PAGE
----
Cassopolis students develop culture through activities

Published 10:54 am Thursday, September 13, 2018

CASSOPOLIS — At around 1:30 p.m. last Thursday, second through sixth-grade students at Sam Elementary School began to file into the gym for a special activity.

As they did, the students filled up the bleachers and began to chat and giggle with one another. Once all the students had arrived, Principal Deb Stermer picked up a microphone and asked the students for a “level zero.”

The students were immediately quiet and for good reason. At the end of each day, they got to compete in Olympic-style games against other classes.

This is all part of Cassopolis Public Schools culture week, where instead of academics, students focused on the values that officials say will make them successful.

The culture week is part of the New Tech model that the school is implementing this year.

“We’re doing building-wide expectations this week and then we’re moving into classroom expectations next week for the first three days,” Stermer said. “We’ve taught absolutely no academics. It is totally culture building. Then we will move it into the classroom next week.”

For each day, third through sixth graders at Sam Adams, as well as students at Ross Beatty Jr.-Sr. High School, spent their mornings going over building-wide expectations for the year, particularly trust, respect and responsibility.

“We go over the main components that we want students to know about, so we do icebreaker activities for kids to know each other better,” Stermer said. “We do activities that are team building and we talk about all that as well. We talk about our norms, expectations. Kids have had a voice in creating the expectations in the building.”

Then towards the end of the day each day is when the students would break out into teams by class and compete against one another — with each contest designed to help them work on what they discussed earlier that day.

For instance, on Thursday, the goal was for students to develop better communication skills. The first game the students played was called Dixie Cup Tower, where teams had one minute to stack their cups as high as they could without them falling over.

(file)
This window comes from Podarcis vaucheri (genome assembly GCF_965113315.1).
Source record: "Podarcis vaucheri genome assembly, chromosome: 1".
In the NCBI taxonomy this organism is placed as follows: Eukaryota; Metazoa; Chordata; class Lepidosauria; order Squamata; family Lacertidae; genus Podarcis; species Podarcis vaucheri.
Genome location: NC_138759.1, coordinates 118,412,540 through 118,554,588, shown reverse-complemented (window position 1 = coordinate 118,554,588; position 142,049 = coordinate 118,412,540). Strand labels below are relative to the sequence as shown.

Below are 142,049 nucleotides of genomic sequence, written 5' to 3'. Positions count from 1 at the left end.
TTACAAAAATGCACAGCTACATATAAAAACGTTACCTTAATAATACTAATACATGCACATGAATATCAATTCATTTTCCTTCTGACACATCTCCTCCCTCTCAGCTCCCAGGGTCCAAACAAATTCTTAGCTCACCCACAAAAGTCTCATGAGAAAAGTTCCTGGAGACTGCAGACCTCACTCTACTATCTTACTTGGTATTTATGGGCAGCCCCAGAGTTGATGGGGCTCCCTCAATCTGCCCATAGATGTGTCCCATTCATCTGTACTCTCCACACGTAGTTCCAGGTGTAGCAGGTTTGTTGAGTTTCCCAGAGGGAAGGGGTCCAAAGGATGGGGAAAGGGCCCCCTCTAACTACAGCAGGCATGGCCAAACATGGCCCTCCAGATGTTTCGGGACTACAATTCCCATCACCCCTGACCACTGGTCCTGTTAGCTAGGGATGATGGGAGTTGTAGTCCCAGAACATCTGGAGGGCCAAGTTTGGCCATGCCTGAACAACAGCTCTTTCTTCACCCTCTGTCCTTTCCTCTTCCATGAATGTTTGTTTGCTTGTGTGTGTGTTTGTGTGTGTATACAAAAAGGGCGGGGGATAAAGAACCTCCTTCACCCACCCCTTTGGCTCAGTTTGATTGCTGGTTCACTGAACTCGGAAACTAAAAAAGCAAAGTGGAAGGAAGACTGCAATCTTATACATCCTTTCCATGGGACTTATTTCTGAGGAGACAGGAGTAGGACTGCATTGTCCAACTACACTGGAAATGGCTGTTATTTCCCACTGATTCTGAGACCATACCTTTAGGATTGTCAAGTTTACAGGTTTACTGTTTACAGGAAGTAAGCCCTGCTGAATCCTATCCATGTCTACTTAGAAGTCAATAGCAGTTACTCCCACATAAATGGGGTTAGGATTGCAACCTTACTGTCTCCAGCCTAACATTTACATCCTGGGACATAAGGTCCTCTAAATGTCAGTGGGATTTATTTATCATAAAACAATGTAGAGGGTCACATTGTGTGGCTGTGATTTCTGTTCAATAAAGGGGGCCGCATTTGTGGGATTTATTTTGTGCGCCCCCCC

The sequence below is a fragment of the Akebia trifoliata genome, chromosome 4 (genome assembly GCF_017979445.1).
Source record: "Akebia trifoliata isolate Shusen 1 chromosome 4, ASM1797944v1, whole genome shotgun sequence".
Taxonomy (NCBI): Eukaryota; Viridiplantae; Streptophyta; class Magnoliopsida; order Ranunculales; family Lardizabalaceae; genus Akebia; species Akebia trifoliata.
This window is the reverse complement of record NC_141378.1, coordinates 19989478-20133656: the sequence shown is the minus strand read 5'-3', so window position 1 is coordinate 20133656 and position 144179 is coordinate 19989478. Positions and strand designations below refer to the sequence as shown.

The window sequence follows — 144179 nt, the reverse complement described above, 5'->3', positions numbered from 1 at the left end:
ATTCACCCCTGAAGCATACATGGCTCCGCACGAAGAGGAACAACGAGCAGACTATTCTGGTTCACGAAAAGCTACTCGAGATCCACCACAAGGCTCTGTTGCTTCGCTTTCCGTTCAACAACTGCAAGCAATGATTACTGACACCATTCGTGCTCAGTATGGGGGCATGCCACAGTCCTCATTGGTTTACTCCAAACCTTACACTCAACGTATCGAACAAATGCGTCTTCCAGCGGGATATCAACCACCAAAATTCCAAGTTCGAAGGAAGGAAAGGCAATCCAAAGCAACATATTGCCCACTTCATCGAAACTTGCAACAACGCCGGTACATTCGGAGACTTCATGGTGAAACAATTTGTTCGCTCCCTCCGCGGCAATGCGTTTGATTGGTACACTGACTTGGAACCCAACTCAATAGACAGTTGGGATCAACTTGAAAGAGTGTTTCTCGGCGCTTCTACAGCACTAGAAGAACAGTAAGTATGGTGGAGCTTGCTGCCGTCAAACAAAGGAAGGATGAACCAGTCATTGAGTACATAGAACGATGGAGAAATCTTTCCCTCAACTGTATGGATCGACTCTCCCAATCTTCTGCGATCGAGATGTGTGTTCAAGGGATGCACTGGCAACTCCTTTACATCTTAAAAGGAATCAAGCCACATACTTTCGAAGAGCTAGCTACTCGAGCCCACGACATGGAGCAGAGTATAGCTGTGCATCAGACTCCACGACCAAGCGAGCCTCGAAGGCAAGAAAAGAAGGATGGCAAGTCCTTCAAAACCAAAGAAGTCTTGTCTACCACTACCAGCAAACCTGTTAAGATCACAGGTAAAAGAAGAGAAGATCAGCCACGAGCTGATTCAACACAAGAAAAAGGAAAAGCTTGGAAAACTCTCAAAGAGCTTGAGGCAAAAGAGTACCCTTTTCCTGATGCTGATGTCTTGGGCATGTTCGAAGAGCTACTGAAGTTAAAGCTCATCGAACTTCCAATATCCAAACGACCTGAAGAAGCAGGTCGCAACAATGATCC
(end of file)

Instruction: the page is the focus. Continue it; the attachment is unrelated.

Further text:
Before the kids start to play, Stermer reminds them of one of their goals for the week.

“We’re not just playing games,” she said, “we’re learning.”

Each team was given one minute to strategize before stacking cups. The first groups to go were fifth and sixth graders. Once the time began, each team of seven or eight students began to frantically stack cups on top of one another.

As they did, the crowd of students still in the bleachers began to chant, “go fifth grade! Go fifth grade.”

Some teams stacked cups efficiently and worked together while others argued and worked separately.

“Honestly, we’re expecting frustration,” Stermer said. “We like to see some of that because when we get done here they go back [to their rooms] and they’ll debrief. It’s all about reflection and debriefing: what worked, what didn’t work, why. It’s a lot of communication about how they can go back and change and improve.”

A similar strategy was taken with the older students a few blocks away at Ross Beatty Jr.-Sr. High School, except their game on Thursday involved preventing a piece of tissue paper from touching for as long as possible using nothing but their lungs.

To do this, each team, also broken up into smaller segments based on class, stood in a tight circle and took turns blowing the piece of tissue paper back up in the air as gravity repeatedly forced it to flutter back down. An administrator timed each group to see how long each attempt to keep it off the ground lasted. The team with the longest single time won their heat and got to move on.

“It’s all team building because that’s what we’re going to be doing with our New Tech,” Stermer said. “It’s going to be team projects, and we are teaching our kids their expectations through games.”